The Myth of 98.6° F
Medical research reported in 1992 shows that the mean human body temperature is actually 98.2° F rather than 98.6°. The range for normal (healthy) human body temperature is 97.5° F (36.2° C) to 98.9° F (37.2° C), but up to 5 percent of the population have a body temperature that falls outside this range (my own average body temperature, for example, is a cool 96.8°). Basal metabolic rate is one factor that can influence this. Additionally, very young infants have less ability to regulate their body temperature in cool environments and are more prone to hypothermia; body temperature also tends to decline with age, so that those over 65 may have an average temperature 1 to 2 degrees lower than individuals under 40.
Even in a single individual, body temperature can vary throughout the day by as much as 1 to 2 degrees. It tends to be coolest in the early morning (2am to 4am), and warmest in the late afternoon (4pm to 6pm), even among those who work at night and sleep during the day.
Body temperature can also be normally affected by such things as extreme physical activity, ovulation and pregnancy in women, and smoking. It is also affected by the part of the body measured: The body's extremities are colder than the body core; and temperature taken in the mouth, while convenient, tends to be less accurate (due to improper thermometer placement, breathing, recent consumption of hot or cold beverages, etc.) than temperature measured rectally or tympanically, but more accurate than axillary measurements.
Temperatures Above Normal
As noted above, body temperature can be affected by a variety of activities and conditions. Strenuous exercise can temporarily raise body temperature to as high as 103° F, while extreme exercise, such as a marathon, can raise body temperature temporarily as high as 107° F. When the body core temperature reaches 105° F or higher, heat exhaustion followed by heat stroke or hyperthermia (also known as hyperpyrexia) can occur, especially where dehydration (in which case the body can not produce enough sweat to sufficiently cool down) also is present. Additionally, the use of some drugs — Ecstasy (MDMA, also called E, X or XTC), for example — can cause body temperature to rise to dangerously high levels.
Left untreated, heat stroke can lead to permanent brain damage, kidney damage and/or circulatory collapse resulting in death.
Sustained elevated body temperature associated with disease or infection is called fever. A fever of 102° F or lower is defined as low grade, while that above 103 ° F is defined as high grade. Fevers that increase and decrease regularly are said to be cyclic, while those that have sudden sharp increases and then drop are called spiking fevers.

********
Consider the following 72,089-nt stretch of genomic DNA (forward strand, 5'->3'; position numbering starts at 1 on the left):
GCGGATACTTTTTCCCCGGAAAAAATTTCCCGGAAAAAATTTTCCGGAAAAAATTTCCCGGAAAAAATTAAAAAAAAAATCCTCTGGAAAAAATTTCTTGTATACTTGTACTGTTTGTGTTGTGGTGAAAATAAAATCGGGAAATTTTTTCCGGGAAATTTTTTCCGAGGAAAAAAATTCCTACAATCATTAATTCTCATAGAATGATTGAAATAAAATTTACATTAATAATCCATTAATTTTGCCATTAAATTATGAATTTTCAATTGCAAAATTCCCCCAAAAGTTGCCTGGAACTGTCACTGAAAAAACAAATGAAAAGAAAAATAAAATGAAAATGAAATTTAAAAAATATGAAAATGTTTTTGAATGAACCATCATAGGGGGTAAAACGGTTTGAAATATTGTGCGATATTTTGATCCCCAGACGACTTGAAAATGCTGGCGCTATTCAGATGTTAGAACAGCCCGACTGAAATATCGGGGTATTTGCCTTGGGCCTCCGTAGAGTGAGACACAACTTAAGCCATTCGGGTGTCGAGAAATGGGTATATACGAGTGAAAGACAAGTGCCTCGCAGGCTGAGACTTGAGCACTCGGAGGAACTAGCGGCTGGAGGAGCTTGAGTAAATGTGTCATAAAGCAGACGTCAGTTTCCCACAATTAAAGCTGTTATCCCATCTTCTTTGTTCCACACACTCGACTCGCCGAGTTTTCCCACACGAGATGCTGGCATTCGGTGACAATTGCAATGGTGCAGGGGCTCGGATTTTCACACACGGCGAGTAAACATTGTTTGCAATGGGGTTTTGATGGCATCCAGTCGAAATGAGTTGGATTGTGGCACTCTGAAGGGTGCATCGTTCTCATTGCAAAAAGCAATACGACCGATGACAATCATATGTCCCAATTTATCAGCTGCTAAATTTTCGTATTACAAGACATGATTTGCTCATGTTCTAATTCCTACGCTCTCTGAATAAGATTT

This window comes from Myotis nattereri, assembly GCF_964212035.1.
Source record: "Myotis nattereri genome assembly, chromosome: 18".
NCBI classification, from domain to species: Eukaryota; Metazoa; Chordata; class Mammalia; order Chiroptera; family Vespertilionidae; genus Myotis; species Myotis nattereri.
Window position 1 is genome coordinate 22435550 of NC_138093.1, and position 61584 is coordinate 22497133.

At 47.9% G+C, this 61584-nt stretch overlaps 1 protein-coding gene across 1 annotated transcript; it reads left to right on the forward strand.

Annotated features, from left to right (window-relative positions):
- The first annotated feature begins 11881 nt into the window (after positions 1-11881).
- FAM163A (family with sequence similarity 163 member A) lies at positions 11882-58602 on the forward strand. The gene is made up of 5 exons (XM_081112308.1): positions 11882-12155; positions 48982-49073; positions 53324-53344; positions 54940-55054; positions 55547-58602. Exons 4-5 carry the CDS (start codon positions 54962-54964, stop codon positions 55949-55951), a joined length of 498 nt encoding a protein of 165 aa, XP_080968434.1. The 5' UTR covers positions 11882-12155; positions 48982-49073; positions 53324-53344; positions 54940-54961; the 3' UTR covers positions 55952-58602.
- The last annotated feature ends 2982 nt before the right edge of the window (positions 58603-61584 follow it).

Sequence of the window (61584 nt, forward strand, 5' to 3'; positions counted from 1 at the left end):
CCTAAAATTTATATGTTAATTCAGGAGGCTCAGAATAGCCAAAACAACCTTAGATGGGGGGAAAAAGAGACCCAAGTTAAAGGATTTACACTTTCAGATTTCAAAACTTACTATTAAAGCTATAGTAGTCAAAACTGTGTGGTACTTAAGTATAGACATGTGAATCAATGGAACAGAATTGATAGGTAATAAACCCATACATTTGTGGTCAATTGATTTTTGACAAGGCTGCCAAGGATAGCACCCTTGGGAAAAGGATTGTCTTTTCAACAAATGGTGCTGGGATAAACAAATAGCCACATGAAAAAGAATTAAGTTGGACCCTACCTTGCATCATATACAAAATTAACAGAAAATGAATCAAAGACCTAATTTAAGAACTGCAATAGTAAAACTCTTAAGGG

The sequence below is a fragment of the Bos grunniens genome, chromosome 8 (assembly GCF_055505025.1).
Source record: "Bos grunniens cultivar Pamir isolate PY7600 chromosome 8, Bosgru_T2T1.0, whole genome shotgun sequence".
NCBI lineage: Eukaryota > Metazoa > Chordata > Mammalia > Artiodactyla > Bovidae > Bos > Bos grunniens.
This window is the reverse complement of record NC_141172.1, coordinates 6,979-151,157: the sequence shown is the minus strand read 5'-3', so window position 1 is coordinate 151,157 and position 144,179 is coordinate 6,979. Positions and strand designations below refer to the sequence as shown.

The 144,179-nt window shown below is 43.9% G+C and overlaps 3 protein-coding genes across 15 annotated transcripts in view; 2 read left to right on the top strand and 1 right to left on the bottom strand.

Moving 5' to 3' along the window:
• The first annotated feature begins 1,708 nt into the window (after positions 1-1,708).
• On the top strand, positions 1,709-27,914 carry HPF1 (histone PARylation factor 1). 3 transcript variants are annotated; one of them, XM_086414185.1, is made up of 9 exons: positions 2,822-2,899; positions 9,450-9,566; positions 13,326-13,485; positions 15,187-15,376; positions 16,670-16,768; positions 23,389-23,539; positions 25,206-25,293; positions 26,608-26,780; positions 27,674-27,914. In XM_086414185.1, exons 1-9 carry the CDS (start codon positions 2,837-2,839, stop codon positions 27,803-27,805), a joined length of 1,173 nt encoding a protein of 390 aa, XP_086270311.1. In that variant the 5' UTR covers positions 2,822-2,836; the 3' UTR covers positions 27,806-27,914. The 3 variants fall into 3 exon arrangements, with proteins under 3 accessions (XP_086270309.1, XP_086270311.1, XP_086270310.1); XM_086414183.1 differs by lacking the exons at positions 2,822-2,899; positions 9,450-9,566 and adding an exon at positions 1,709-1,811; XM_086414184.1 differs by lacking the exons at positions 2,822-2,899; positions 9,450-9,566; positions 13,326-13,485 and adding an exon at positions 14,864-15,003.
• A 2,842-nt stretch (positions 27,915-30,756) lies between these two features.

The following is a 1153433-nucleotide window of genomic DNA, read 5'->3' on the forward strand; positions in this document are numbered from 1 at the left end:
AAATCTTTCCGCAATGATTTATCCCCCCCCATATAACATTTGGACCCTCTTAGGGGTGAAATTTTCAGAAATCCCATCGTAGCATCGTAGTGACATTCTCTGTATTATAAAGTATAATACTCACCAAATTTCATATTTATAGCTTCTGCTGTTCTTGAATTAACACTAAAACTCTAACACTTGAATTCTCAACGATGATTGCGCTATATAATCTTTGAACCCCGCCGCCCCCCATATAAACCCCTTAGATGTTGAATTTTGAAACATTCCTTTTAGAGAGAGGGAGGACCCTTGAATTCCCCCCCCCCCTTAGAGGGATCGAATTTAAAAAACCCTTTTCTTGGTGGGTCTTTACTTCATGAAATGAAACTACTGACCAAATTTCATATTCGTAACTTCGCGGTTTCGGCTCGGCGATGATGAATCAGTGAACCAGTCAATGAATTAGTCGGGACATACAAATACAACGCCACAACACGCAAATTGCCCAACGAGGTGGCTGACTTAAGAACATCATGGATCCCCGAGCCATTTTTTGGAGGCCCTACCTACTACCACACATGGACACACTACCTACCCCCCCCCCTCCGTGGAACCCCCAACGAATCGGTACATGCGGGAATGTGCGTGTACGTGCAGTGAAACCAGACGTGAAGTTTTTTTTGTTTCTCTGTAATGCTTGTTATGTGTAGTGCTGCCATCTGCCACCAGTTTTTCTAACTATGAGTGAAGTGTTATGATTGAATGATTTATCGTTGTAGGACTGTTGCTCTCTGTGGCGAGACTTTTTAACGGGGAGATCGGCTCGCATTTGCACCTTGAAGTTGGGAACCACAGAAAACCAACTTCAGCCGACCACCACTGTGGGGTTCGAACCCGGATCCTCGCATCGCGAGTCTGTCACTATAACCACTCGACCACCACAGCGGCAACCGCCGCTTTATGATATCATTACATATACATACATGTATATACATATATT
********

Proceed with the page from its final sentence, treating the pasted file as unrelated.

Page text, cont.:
There is also a medical condition known as malignant hyperthermia, an inherited condition that can cause a rapid rise in body temperature to dangerous levels when the individual is given general anesthesia or takes certain types of muscle relaxants.
Temperatures Below Normal
Hypothermia is the name given to the very dangerous condition when core body temperature drops to below 96° or 95° F (sources vary). Acute hypothermia most often is caused by a sudden, pronounced such drop, through immersion in very cold water, for example, or exposure to cold weather. Chronic hypothermia, due to underlying disease, is a rarer condition.
There are three main stages of hypothermia, depending on the range into which the core body temperature falls and the symptoms evidenced:
Mild hypothermia, body temperature between 98.6 and 96° F: involuntary shivering; difficulty with complex motor functions, but can still walk and talk
Moderate hypothermia, body temperature between 95 and 93° F: dazed consciousness, loss of fine motor control, slurred speech, violent shivering, irrational behavior
Severe hypothermia, body temperature between 92 and 86° F and below: shivering occurs in waves, person falls to ground, muscle rigidity, pale skin, dilated pupil, increased pulse rate. At 90° F the body attempts to go into a form of hibernation, shutting down all peripheral blood flow and reducing heart and respiration rates. At 86° F the person looks dead, but it still alive. Death usually occurs before body temperature reaches 78 to 75°.
- Cat: 100.4-101.6 / 38.0-38.5
- Dog: 100.9-101.7 (one source said 102) / 38.3-38.7 (38.9)
- Hamster: 98-101 / 36.2-37.5
- Guinea pig: 99-103 / 37.2-39.5
- Stallion: 99.7 / 37.6
- Mare: 100 / 37.8
- Rabbit: 103.1 / 39.5
- Pig: 102.5 / 39.5
- Goat: 102.3 / 39.1
- Sheep: 102.3 / 39.1
- Dairy cow: 101.5 / 38.6
- Monotremes: 87.8-89.6 / 31-32
- Camels, Oryx, Gemsbok, etc.: daytime 105.8 - nighttime 98.6 /daytime 41 - nighttime 37 (only in wild; in laboratory conditions, their temperatures do not show these fluctuations)
- Hibernating Arctic ground squirrel: 28.4 / -2
- Sparrow: 105.8 / 41
- Bird range: 100-112 / 30-44
Sources consulted in compiling this writeup included:
- "What's Normal? Temperature, Gender, and Heart Rate" (www.amstat.org/publications/jse/v4n2/datasets.shoemaker.html)
- "Is Your Body Temperature Normal?" (www.intelihealth.com)
- "Physiology of Body Temperature" (www.fevers-in-pets.com/html/body_temp.html)
- "Hot Bodies" (newscientist.com)
- "Sleep Tight" (Oconee Forest Park article archive)
- "Body Temperature" (Provet healthcare information)
- Hypothermia section from "Just the Berries for Family Physicians" (www.theberries.ns.ca)